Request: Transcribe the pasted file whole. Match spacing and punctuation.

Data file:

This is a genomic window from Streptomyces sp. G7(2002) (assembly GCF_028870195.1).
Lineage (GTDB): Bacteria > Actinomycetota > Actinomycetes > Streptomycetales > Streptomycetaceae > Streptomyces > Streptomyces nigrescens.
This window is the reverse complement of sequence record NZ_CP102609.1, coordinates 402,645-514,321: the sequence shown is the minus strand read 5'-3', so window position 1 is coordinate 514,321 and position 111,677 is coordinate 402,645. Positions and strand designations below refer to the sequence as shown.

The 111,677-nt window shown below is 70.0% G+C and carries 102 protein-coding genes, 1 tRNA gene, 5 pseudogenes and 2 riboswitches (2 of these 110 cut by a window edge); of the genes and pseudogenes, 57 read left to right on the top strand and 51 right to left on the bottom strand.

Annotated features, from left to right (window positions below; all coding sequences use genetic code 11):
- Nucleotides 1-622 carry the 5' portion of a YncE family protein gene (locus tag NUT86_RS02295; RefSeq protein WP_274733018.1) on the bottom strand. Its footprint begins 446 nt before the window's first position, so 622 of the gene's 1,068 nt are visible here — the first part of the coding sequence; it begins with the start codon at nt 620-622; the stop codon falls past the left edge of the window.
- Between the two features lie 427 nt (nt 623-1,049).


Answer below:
This is a genomic window from Streptomyces sp. G7(2002) (assembly GCF_028870195.1).
Lineage (GTDB): Bacteria > Actinomycetota > Actinomycetes > Streptomycetales > Streptomycetaceae > Streptomyces > Streptomyces nigrescens.
This window is the reverse complement of sequence record NZ_CP102609.1, coordinates 402,645-514,321: the sequence shown is the minus strand read 5'-3', so window position 1 is coordinate 514,321 and position 111,677 is coordinate 402,645. Positions and strand designations below refer to the sequence as shown.

The 111,677-nt window shown below is 70.0% G+C and carries 102 protein-coding genes, 1 tRNA gene, 5 pseudogenes and 2 riboswitches (2 of these 110 cut by a window edge); of the genes and pseudogenes, 57 read left to right on the top strand and 51 right to left on the bottom strand.

Annotated features, from left to right (window positions below; all coding sequences use genetic code 11):
- Nucleotides 1-622 carry the 5' portion of a YncE family protein gene (locus tag NUT86_RS02295; RefSeq protein WP_274733018.1) on the bottom strand. Its footprint begins 446 nt before the window's first position, so 622 of the gene's 1,068 nt are visible here — the first part of the coding sequence; it begins with the start codon at nt 620-622; the stop codon falls past the left edge of the window.
- Between the two features lie 427 nt (nt 623-1,049).